playing games with UN over children
NEW YORK - The United Nations is threatening to come down heavily
on governments and rebel movements that continue to recruit child
soldiers in violation of international law.
a damaging and despicable practice," says UN Secretary-General
Kofi Annan, who estimates more than 250,000-300,000 children under
arms worldwide. But despite five Security Council resolutions condemning
it, child soldiering continues unabated.
LTTE has been singled out as one of the world's worst offenders,
with the average age of child recruitment at 15. The 'Coalition
to Stop the Use of Child Soldiers', a London-based group of more
than 100 non-governmental organisations, has implicitly dismissed
LTTE leaders as a bunch of liars -- but in more diplomatic jargon.
new 360-page study released by the Coalition last week quotes several
"solemn pledges" made by the LTTE to the UN Children's
Fund (UNICEF) promising to cease all recruitment of underage children.
a meeting in Berlin in February 2003, an LTTE spokesman was quoted
as saying that "senior LTTE leaders had been discharged following
investigations into recruitment."
all this has turned out to be hogwash because UNICEF has documented
the recruitment of hundreds and thousands of children despite sanctimonious
of February last year, there were more than 1,250 child soldiers
in LTTE camps, but the true figure was said to be much higher, according
to UNICEF. If a resolution currently being discussed by the Security
Council is adopted next month, there would be targeted sanctions
against governments and rebel leaders who continue to recruit child
countries named in the report include: Burundi, Cote d'Ivoire, Democratic
Republic of Congo, Somalia, Sudan, Colombia, Myanmar, Nepal, the
Philippines, Sri Lanka and Uganda. In some cases, governments are
guilty of deploying child soldiers, and in others, armed rebel groups
are held responsible, as is the case with Sri Lanka.
proposed sanctions include travel restrictions on leaders and their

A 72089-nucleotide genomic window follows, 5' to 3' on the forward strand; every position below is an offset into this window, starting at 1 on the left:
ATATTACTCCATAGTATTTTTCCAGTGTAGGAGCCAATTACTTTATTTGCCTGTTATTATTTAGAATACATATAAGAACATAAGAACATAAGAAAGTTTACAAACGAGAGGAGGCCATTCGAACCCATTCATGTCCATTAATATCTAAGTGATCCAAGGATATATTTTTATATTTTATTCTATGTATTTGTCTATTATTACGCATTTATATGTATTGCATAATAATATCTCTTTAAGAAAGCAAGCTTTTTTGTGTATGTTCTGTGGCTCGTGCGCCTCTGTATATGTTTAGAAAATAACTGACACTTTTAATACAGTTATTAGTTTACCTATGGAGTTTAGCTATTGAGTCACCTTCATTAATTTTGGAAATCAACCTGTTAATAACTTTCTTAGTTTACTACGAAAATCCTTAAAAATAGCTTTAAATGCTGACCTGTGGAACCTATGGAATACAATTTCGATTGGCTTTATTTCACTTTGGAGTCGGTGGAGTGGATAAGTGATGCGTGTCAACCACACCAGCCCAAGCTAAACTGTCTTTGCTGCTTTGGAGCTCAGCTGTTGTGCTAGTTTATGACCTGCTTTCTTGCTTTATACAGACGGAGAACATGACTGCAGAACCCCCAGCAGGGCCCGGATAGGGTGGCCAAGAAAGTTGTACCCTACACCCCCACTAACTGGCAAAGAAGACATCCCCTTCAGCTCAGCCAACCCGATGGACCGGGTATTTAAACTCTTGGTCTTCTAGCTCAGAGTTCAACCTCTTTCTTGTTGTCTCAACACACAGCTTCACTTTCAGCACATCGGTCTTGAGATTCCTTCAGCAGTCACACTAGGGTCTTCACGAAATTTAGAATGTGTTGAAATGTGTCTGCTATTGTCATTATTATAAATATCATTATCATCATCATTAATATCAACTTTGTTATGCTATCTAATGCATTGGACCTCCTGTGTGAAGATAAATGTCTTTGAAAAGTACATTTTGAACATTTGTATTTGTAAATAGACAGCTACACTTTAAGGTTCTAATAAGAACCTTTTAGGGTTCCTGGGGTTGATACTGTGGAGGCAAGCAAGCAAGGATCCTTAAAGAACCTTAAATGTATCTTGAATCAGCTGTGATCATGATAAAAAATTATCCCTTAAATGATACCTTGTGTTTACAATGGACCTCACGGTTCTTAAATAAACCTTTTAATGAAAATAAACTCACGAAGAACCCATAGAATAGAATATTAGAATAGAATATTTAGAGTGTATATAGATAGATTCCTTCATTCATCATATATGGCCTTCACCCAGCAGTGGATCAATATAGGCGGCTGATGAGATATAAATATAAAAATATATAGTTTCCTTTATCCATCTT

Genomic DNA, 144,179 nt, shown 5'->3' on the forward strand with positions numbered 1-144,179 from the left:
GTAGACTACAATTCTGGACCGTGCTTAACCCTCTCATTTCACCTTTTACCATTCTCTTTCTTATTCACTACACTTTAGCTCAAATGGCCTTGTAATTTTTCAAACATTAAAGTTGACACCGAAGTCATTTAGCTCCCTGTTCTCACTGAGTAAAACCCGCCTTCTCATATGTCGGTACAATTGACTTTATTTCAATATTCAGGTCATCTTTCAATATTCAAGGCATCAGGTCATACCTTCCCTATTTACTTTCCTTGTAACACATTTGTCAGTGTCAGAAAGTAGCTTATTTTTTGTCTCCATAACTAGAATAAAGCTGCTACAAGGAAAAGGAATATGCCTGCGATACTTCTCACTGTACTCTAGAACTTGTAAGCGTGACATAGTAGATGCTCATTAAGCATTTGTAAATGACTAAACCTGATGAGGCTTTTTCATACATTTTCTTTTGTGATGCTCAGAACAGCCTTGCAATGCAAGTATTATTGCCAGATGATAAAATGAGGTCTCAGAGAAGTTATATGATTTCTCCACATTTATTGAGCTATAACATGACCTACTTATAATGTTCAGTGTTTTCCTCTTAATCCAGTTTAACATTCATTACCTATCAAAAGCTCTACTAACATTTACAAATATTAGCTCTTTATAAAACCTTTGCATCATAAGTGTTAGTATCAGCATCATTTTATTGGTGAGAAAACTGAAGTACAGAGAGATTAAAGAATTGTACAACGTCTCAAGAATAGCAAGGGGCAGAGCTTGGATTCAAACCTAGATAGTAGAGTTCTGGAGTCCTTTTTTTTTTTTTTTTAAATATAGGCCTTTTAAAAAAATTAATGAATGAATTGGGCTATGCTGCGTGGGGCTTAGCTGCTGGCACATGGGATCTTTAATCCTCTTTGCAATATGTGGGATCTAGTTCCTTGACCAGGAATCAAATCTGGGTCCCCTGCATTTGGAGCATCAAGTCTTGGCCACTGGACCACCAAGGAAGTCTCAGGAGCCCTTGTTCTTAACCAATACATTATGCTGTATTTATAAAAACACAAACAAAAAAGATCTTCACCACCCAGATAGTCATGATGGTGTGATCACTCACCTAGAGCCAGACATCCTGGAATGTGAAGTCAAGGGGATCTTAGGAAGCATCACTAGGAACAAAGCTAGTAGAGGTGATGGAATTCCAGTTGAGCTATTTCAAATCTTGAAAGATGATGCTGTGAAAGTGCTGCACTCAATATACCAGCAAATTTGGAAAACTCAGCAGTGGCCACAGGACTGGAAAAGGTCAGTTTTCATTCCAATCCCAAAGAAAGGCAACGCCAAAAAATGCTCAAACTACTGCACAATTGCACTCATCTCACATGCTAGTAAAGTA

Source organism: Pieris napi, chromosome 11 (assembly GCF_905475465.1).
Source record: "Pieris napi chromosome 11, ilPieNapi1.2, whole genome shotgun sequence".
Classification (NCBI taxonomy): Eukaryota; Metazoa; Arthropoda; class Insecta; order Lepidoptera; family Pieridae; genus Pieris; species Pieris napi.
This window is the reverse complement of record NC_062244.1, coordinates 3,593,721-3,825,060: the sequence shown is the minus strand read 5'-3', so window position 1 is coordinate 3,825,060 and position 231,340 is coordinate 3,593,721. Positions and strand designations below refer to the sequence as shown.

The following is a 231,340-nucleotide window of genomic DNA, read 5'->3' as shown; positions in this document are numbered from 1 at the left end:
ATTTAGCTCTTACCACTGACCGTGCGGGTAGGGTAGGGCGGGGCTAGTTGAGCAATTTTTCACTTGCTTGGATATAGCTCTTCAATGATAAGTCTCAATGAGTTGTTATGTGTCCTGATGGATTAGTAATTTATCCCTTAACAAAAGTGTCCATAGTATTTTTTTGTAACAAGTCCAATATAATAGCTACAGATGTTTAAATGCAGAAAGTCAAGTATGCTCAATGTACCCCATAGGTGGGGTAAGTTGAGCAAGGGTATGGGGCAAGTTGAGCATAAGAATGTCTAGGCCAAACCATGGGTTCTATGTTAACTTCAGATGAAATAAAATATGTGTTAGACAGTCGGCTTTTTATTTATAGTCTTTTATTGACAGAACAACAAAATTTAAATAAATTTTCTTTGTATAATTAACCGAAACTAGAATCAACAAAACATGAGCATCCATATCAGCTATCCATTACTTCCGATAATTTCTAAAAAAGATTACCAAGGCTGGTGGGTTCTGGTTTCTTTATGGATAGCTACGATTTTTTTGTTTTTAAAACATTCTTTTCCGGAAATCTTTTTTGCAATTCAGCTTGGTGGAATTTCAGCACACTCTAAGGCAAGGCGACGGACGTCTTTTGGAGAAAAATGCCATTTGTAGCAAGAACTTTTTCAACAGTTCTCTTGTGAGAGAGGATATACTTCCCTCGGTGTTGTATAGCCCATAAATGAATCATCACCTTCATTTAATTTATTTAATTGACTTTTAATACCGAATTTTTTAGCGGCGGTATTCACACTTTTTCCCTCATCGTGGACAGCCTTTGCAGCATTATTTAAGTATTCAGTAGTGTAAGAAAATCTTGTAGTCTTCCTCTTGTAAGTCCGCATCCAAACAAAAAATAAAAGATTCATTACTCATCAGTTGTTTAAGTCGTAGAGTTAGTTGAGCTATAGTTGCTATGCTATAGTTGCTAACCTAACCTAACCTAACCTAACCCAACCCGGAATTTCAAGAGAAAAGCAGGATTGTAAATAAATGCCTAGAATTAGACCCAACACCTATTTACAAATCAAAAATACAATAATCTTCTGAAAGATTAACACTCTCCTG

exclusion from any governance structures and amnesty provisions;
the imposition of arms embargoes; a ban on military assistance;
and restriction on the flow of financial resources to warring parties.
Salah, UNICEF's Deputy Executive Secretary, proposed an even tougher
measure: the time has come, she said, to subject those who recruit
and use child soldiers to the full force of the national legal systems
and the International Criminal Court (ICC) in the Hague on charges
of war crimes and crimes against humanity.
a meeting of the Security Council last week, Ambassador Bernard
Goonetilleke not only endorsed the proposed restrictions but also
charged that the LTTE has continued to recruit thousands of children,
mostly by force.
But in an obvious attempt to circumvent the proposed restrictions,
the LTTE's Political Wing Chief S.P. Thamilselvan has fired off
a letter to Olara Otunnu, the Under-Secretary-General for Children
and Armed Conflict, expressing readiness to enter into a dialogue
with the UN.
is also seen as an attempt to marginalize UNICEF which has been
consistent in its condemnation of the LTTE. Otunnu is expected to
meet with an LTTE delegation, possibly in mid March, to follow up
a meeting he had with LTTE leaders during his visit to Sri Lanka
the question for Otunnu is: how trustworthy is the LTTE which has
a miserable track record of broken pledges? Is the UN on the verge
of being taken for a ride?
told the Security Council that he wants the LTTE leadership "to
embark immediately on tangible actions leading to a time-bound action
plan to end, once and for all, the practices of recruitment, abductions,
and the use of children as soldiers."
am instinctively suspicious of the LTTE move," says one UN
official who is fully aware of past LTTE tactics. "This is
very likely a ploy to stave off Security Council sanctions. By starting
a dialogue you give the impression of trying to be good when everybody
knows that they did not deliver on their promises not to recruit
the LTTE is hit with sanctions, no UN member state will permit any
of the LTTE leaders to visit their country. This, of course, includes
Norway and Thailand, where peace talks were held earlier.
there may be an attempt to inscribe exceptions to the travel ban,
exempting leaders shuttling on peace missions. A new UN study, submitted
to the Security Council last week, identifies six grave violations
described as egregious abuses against children.
include killing or maiming of children; recruiting or using child
soldiers; attacks against schools or hospitals; rape and other grave
sexual violence against children; abduction of children; and denial
of humanitarian access for children.
secretary-general expects key UN and international bodies such as
the Security Council, the General Assembly, the Commission on Human
Rights, the International Criminal Court, and regional organisations
and governments to take action against child abuse.
before the Security Council, Otunnu echoed a variation of a famous
song by Jamaican reggae singer, the late Bob Marley:
the children cryin'
From Apartado, Malisevo and the Vanni
But I know they cry not in vain
Now the times are changin'
Love has come to bloom again.'
Let's hope the UN is right – and times are really changing.